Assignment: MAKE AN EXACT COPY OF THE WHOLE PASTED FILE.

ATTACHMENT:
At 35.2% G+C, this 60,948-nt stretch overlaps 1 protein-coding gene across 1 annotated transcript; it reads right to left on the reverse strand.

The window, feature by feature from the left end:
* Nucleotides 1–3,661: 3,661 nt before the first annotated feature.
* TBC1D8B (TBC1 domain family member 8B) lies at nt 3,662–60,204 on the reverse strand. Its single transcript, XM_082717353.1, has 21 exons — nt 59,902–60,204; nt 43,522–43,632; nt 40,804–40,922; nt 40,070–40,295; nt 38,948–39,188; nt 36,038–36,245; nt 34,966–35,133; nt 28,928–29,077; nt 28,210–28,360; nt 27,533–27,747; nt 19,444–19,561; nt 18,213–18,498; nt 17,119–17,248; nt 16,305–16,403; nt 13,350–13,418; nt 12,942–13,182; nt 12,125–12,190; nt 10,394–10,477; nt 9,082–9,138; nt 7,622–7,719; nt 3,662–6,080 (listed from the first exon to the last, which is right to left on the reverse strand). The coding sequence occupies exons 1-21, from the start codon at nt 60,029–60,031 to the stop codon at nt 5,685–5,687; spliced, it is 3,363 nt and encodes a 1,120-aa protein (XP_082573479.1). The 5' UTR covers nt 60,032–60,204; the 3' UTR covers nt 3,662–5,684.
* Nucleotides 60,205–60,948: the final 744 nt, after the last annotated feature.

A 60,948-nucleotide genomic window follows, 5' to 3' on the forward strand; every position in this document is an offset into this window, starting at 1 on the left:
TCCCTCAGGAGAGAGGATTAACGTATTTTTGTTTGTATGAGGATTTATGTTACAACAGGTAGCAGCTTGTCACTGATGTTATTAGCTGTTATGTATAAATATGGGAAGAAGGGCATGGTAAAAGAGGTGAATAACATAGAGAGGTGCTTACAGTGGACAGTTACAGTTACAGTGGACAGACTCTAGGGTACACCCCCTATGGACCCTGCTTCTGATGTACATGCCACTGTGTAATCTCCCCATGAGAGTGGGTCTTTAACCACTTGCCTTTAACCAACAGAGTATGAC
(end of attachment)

At 35.2% G+C, this 60,948-nt stretch overlaps 1 protein-coding gene across 1 annotated transcript; it reads right to left on the reverse strand.

The window, feature by feature from the left end:
* Nucleotides 1–3,661: 3,661 nt before the first annotated feature.
* TBC1D8B (TBC1 domain family member 8B) lies at nt 3,662–60,204 on the reverse strand. Its single transcript, XM_082717353.1, has 21 exons — nt 59,902–60,204; nt 43,522–43,632; nt 40,804–40,922; nt 40,070–40,295; nt 38,948–39,188; nt 36,038–36,245; nt 34,966–35,133; nt 28,928–29,077; nt 28,210–28,360; nt 27,533–27,747; nt 19,444–19,561; nt 18,213–18,498; nt 17,119–17,248; nt 16,305–16,403; nt 13,350–13,418; nt 12,942–13,182; nt 12,125–12,190; nt 10,394–10,477; nt 9,082–9,138; nt 7,622–7,719; nt 3,662–6,080 (listed from the first exon to the last, which is right to left on the reverse strand). The coding sequence occupies exons 1-21, from the start codon at nt 60,029–60,031 to the stop codon at nt 5,685–5,687; spliced, it is 3,363 nt and encodes a 1,120-aa protein (XP_082573479.1). The 5' UTR covers nt 60,032–60,204; the 3' UTR covers nt 3,662–5,684.
* Nucleotides 60,205–60,948: the final 744 nt, after the last annotated feature.

A 60,948-nucleotide genomic window follows, 5' to 3' on the forward strand; every position in this document is an offset into this window, starting at 1 on the left:
TCCCTCAGGAGAGAGGATTAACGTATTTTTGTTTGTATGAGGATTTATGTTACAACAGGTAGCAGCTTGTCACTGATGTTATTAGCTGTTATGTATAAATATGGGAAGAAGGGCATGGTAAAAGAGGTGAATAACATAGAGAGGTGCTTACAGTGGACAGTTACAGTTACAGTGGACAGACTCTAGGGTACACCCCCTATGGACCCTGCTTCTGATGTACATGCCACTGTGTAATCTCCCCATGAGAGTGGGTCTTTAACCACTTGCCTTTAACCAACAGAGTATGAC